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Title: Active vibration control of rotating machinery with a hybrid piezohydraulic actuator system

Abstract

An integrated, compact piezohydraulic actuator system for active vibration control was designed and developed with a primary application for gas turbine aircraft engines. Copper tube was chosen as the transmission line material for ease of assembly. Liquid plastic, which meets incompressibility and low-viscosity requirements, was adjusted to provide optimal actuator performance. Variants of the liquid plastic have been prepared with desired properties between {minus}40 F and 400 F. The effectiveness of this hybrid actuator for active vibration control (AVC) was demonstrated for suppressing critical speed vibration through two critical speeds for various levels of intentionally placed imbalance. A high-accuracy closed-loop simulation, which combines both finite element and state space methods, was applied for the closed-loop unbalance response simulation with/without AVC. Good correlation between the simulation and test results was achieved.

Authors:
;  [1]; ;  [2]
  1. Texas A and M Univ., College Station, TX (United States)
  2. National Aeronautics and Space Administration, Cleveland, OH (United States). Lewis Research Center
Publication Date:
Sponsoring Org.:
USDOE
OSTI Identifier:
169989
Report Number(s):
CONF-940626-
Journal ID: JETPEZ; ISSN 0742-4795; TRN: IM9605%%8
Resource Type:
Journal Article
Resource Relation:
Journal Name: Journal of Engineering for Gas Turbines and Power; Journal Volume: 117; Journal Issue: 4; Conference: 39. international gas turbine and aeroengine congress and exposition, The Hague (Netherlands), 13-16 Jun 1994; Other Information: PBD: Oct 1995
Country of Publication:
United States
Language:
English
Subject:
32 ENERGY CONSERVATION, CONSUMPTION, AND UTILIZATION; MECHANICAL VIBRATIONS; CONTROL; GAS TURBINE ENGINES; COMPUTERIZED SIMULATION; RESPONSE FUNCTIONS

Citation Formats

Tang, P., Palazzolo, A.B., Kascak, A.F., and Montague, G.T.. Active vibration control of rotating machinery with a hybrid piezohydraulic actuator system. United States: N. p., 1995. Web. doi:10.1115/1.2815463.
Tang, P., Palazzolo, A.B., Kascak, A.F., & Montague, G.T.. Active vibration control of rotating machinery with a hybrid piezohydraulic actuator system. United States. doi:10.1115/1.2815463.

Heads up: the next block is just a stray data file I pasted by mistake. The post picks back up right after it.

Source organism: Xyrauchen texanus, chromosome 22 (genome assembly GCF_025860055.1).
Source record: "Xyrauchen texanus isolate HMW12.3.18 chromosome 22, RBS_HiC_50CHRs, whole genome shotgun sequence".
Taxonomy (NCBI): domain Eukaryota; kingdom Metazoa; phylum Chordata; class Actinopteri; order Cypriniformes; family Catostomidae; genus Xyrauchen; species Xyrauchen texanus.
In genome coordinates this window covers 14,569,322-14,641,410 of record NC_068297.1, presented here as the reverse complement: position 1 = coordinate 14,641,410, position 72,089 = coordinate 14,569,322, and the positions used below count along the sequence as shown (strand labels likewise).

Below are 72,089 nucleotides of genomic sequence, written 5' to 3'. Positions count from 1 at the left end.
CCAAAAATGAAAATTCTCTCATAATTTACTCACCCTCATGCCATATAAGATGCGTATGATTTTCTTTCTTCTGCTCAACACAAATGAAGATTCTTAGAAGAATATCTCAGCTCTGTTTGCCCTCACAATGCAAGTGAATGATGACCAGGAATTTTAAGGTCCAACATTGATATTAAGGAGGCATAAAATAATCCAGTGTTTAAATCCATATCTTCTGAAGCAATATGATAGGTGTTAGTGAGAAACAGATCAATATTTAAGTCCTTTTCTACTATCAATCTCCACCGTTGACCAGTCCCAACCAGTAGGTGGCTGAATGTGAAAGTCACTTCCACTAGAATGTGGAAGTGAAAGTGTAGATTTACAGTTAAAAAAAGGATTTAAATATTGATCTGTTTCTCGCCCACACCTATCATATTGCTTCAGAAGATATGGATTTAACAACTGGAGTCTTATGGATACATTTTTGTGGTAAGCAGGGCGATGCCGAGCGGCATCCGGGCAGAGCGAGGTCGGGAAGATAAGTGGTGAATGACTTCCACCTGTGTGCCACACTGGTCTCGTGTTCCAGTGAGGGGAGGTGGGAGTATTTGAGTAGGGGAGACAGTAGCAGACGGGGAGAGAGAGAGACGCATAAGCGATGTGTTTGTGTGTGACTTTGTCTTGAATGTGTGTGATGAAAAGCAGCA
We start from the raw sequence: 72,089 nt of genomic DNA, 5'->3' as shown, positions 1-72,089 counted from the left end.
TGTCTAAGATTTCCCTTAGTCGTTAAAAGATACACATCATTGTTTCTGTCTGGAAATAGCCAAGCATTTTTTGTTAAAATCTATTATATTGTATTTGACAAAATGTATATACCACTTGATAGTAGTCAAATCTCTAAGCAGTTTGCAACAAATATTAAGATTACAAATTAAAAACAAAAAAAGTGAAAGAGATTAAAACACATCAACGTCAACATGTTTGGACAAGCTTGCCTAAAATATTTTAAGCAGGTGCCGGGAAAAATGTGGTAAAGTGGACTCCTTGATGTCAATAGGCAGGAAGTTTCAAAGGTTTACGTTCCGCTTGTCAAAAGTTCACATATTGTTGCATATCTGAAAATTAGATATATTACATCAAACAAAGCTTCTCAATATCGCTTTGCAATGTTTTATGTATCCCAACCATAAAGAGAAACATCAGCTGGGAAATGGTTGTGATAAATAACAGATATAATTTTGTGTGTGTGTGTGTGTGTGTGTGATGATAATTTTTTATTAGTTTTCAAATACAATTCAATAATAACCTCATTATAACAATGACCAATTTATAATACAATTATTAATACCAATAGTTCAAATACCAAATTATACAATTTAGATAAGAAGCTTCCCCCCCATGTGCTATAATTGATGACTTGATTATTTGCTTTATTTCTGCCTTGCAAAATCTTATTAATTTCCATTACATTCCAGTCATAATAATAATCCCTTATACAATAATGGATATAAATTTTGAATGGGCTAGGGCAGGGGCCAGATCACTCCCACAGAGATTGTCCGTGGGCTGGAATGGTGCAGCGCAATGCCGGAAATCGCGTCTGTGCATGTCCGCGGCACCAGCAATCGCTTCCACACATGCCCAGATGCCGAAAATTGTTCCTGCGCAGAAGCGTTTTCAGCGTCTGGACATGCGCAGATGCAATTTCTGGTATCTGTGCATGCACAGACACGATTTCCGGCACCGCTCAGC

Tang, P., Palazzolo, A.B., Kascak, A.F., and Montague, G.T.. Sun . "Active vibration control of rotating machinery with a hybrid piezohydraulic actuator system". United States. doi:10.1115/1.2815463.
@article{osti_169989,
title = {Active vibration control of rotating machinery with a hybrid piezohydraulic actuator system},
author = {Tang, P. and Palazzolo, A.B. and Kascak, A.F. and Montague, G.T.},
abstractNote = {An integrated, compact piezohydraulic actuator system for active vibration control was designed and developed with a primary application for gas turbine aircraft engines. Copper tube was chosen as the transmission line material for ease of assembly. Liquid plastic, which meets incompressibility and low-viscosity requirements, was adjusted to provide optimal actuator performance. Variants of the liquid plastic have been prepared with desired properties between {minus}40 F and 400 F. The effectiveness of this hybrid actuator for active vibration control (AVC) was demonstrated for suppressing critical speed vibration through two critical speeds for various levels of intentionally placed imbalance. A high-accuracy closed-loop simulation, which combines both finite element and state space methods, was applied for the closed-loop unbalance response simulation with/without AVC. Good correlation between the simulation and test results was achieved.},
doi = {10.1115/1.2815463},
journal = {Journal of Engineering for Gas Turbines and Power},
number = 4,
volume = 117,
place = {United States},
year = {Sun Oct 01 00:00:00 EDT 1995},
month = {Sun Oct 01 00:00:00 EDT 1995}
}
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  • Vibration problems in rotating machinery are a major contributor of forced or unplanned maintenance outages in fossil fuel fired power plants. Many turbine blade failures, the leading cause of steam turbine outages for large fossil fuel plants in the United States, are caused by vibration-related fatigue stresses. Such failures cost utilities more than $235 million annually. However, conversion of large units to cycling operation also has increased blade failures. Lateral and torsional vibrations in turbines, generators, pumps, fans, and motors also cost utilities more than $170 million annually. Rotor dynamic instability and hydrodynamic forces induced by the working fluid andmore » by coupled mechanical-hydraulic interactions cause vibrations that can damage rotor, bearings, and seals and adversely affect foundation, piping, and ductwork. This paper discusses a series of troubleshooting tools to help utilities determine the root causes of turbine blade and other rotating machinery failure.« less